Daybreak

Deborah Cummins Click to read more...

Deborah Cummins is the author of three poetry collections and, most recently, Here and Away, a collection of linked essays, one of which was listed as Notable in Best American Essays 2013. Her work has appeared in eight anthologies and more than sixty journals. Currently, she is board president of Maine Writers & Publishers Alliance and resides in Portland, Maine.

But there is no crash or shatter.
Only a hush, a slow rousing,
the eider ducks’ merest mutterings.
Light seeps into the sky

as though leaking from unfurled
fingers, and here, delivered
on an open palm, the bay against the sky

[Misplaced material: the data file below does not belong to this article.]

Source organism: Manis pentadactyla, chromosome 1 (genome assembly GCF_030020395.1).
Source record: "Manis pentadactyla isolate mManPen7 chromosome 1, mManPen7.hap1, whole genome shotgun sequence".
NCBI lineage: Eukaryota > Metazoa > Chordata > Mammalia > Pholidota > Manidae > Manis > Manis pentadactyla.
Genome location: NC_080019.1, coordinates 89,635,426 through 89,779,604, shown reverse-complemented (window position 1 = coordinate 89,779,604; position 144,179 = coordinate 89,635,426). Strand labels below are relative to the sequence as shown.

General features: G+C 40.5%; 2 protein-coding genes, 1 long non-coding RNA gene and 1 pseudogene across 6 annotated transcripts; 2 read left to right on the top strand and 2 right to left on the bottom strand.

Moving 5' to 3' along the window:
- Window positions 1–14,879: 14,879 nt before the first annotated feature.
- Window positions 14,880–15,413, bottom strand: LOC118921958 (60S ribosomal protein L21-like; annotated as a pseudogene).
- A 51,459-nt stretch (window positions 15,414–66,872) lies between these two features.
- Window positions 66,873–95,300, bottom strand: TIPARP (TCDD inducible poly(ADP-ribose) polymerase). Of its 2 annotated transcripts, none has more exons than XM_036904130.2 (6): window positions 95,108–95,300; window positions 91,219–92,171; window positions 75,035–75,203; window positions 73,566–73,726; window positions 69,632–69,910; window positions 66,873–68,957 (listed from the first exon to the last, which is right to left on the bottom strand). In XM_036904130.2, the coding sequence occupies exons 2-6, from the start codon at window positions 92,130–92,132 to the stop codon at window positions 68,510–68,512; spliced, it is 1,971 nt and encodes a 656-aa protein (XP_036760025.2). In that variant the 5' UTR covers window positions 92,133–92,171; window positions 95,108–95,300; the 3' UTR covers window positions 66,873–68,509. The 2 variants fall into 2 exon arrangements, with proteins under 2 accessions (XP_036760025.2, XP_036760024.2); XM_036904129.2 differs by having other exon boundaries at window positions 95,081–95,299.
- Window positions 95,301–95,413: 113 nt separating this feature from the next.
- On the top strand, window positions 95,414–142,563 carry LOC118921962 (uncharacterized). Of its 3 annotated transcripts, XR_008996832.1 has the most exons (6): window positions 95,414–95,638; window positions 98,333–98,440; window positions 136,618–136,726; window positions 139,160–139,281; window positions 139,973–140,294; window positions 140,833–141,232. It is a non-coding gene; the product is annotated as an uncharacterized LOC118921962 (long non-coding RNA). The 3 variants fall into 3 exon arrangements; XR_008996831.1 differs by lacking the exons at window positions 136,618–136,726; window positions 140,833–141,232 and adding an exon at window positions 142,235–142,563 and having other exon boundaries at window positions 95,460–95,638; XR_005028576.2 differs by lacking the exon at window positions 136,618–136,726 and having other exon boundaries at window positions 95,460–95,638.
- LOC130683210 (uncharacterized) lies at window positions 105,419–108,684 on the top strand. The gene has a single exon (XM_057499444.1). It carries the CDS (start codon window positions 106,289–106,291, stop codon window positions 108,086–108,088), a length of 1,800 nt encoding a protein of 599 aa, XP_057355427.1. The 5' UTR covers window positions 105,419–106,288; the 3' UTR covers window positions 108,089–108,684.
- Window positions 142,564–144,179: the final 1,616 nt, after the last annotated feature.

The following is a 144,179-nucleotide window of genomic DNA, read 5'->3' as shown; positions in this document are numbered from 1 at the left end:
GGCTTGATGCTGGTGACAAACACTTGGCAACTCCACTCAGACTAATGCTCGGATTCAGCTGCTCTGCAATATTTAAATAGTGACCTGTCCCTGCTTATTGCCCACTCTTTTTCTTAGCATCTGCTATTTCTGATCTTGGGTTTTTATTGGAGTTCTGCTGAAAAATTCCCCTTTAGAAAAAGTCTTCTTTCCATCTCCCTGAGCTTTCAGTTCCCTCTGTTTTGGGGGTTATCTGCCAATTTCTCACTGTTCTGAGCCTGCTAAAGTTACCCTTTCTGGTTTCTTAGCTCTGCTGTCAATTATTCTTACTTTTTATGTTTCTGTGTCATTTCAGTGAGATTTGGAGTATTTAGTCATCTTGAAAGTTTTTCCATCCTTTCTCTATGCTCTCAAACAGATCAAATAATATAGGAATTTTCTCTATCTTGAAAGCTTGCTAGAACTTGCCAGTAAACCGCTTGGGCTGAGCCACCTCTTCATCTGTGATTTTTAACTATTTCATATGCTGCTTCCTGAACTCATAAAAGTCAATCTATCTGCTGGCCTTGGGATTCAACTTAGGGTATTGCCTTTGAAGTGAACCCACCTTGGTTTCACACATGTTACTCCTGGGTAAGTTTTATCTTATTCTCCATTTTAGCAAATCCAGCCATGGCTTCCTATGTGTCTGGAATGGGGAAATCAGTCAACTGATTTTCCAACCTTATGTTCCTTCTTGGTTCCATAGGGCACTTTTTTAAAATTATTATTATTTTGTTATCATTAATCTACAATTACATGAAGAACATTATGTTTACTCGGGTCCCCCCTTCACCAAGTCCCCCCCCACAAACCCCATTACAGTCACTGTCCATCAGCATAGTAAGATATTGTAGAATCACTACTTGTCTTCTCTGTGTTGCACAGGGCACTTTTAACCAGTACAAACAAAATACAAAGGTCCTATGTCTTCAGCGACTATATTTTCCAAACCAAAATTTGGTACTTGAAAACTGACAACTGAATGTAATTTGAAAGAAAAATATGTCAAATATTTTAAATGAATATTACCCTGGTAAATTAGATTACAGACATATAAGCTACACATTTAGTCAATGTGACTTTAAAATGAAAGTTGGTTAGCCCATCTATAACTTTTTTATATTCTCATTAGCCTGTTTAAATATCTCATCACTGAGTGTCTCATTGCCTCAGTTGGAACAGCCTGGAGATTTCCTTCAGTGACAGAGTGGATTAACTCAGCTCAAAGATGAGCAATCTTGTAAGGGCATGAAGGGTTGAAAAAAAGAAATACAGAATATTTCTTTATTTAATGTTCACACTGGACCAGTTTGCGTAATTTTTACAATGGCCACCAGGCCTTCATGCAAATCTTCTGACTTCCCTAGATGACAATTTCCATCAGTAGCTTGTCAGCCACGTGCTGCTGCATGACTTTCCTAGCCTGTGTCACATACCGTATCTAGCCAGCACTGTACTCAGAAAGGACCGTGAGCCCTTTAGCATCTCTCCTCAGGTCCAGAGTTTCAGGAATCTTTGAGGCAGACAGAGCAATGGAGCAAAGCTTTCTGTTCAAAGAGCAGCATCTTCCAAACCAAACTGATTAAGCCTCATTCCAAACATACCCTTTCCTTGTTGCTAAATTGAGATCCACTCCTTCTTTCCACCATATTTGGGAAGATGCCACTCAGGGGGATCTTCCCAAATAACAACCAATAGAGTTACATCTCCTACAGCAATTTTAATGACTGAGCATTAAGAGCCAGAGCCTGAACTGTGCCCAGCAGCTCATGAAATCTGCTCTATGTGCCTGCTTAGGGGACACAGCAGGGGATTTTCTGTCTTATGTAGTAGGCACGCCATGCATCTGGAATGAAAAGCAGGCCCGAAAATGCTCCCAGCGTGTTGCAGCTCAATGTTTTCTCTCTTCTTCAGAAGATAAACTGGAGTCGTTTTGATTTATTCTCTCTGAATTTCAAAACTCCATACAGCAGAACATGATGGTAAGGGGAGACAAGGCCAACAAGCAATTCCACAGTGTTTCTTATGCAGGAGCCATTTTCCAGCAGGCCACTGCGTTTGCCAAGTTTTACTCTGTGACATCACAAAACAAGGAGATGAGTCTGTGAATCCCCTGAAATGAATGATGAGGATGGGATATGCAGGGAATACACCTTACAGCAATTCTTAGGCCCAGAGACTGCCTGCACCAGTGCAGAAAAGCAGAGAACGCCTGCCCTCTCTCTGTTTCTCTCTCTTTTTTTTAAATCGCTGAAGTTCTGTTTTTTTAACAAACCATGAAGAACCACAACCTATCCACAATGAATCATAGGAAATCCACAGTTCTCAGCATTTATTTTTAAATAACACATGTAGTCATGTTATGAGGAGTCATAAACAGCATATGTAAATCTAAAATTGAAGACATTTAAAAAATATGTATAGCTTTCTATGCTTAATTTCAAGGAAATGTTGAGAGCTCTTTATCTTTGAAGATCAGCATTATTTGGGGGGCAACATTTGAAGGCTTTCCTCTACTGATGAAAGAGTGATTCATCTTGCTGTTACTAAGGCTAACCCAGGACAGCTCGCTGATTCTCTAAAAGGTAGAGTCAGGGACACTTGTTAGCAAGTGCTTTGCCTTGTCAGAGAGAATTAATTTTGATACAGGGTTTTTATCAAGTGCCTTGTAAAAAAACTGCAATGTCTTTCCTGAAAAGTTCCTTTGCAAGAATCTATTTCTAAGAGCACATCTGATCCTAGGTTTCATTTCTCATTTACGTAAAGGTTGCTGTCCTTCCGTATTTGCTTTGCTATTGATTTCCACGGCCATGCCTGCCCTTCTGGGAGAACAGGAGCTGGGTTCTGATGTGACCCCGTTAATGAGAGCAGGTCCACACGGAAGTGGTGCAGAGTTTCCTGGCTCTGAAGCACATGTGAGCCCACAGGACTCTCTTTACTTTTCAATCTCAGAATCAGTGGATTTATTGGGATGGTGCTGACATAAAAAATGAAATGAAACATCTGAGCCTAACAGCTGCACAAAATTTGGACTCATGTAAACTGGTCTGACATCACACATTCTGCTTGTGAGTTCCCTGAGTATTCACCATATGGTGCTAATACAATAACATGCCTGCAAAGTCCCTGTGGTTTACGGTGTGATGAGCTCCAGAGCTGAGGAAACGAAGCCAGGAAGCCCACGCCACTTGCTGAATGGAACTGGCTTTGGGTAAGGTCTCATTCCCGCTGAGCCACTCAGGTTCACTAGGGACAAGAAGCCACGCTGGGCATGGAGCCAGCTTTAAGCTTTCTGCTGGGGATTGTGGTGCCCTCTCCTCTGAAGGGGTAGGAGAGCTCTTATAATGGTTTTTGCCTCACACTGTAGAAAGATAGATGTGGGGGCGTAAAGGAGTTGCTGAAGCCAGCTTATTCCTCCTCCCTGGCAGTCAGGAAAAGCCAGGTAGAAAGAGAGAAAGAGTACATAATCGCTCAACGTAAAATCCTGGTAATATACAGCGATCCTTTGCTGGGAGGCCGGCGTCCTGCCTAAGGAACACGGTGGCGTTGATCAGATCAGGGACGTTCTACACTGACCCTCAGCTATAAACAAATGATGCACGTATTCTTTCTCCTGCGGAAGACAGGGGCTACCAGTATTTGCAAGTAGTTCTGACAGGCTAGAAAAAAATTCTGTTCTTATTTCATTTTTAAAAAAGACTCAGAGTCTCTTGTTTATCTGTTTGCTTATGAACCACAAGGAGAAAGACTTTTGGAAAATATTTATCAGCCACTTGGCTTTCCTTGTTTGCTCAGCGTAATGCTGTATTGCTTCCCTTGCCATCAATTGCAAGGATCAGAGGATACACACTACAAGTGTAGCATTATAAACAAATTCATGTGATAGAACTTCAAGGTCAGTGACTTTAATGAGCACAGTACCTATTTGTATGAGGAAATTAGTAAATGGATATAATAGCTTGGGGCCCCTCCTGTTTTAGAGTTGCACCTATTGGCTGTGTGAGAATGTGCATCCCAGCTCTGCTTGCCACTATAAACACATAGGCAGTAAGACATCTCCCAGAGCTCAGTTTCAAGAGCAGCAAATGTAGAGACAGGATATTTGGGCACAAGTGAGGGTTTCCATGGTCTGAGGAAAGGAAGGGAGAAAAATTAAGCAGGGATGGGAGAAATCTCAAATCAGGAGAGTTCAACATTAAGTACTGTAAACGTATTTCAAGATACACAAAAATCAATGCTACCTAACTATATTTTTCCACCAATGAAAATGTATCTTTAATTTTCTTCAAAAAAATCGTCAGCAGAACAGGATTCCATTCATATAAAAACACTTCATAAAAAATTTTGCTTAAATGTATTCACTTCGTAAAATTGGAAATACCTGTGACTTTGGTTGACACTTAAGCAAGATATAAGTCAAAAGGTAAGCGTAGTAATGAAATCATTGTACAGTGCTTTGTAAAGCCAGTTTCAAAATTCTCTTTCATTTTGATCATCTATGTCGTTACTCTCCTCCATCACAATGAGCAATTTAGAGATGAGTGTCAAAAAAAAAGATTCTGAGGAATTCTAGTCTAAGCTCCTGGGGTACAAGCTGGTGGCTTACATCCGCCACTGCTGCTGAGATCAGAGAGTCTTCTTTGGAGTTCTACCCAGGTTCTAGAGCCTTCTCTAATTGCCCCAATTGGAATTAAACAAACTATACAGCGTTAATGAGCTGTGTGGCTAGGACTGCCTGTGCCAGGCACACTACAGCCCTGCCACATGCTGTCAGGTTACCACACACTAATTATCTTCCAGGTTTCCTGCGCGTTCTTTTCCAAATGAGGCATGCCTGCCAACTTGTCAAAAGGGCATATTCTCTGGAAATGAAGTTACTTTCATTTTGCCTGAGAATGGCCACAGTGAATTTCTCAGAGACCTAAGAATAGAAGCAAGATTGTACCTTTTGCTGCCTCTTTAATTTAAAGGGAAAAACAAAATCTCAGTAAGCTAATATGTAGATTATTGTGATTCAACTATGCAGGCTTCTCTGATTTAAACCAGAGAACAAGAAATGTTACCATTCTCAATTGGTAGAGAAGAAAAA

a margin of incandescence.

One by one, larks vie
for most intricate solo. An onshore wind,
helping things along, articulates
snaking ribbons of tidal current.

I, too, almost inexorably, start
to move into morning tasks, projects
I may not finish before this day’s lingering
is extinguished. But how abrupt

the radio’s news reminds me
that elsewhere on this insistent, revolving planet,
one more war lifts its head, awakened
or having never slept. In some other place,

in its morning’s first scattering light
bereft of bird-song and leaf-toss,
a village is blasted into rubble,
and a soldier, too young to have to know

such despair, dodges crosshairs.
A short while ago, he shrugged off half
a moon. Now he goes down with half a face
as all around him, day breaks.

Discussion

One Response to Daybreak

  1. Captures well the irony of the concurrence of things, uncorrelated joys and tragedies along with the mundane all observing the same clock tick. Nice sense of form to accentuate the sense of poetic experience.

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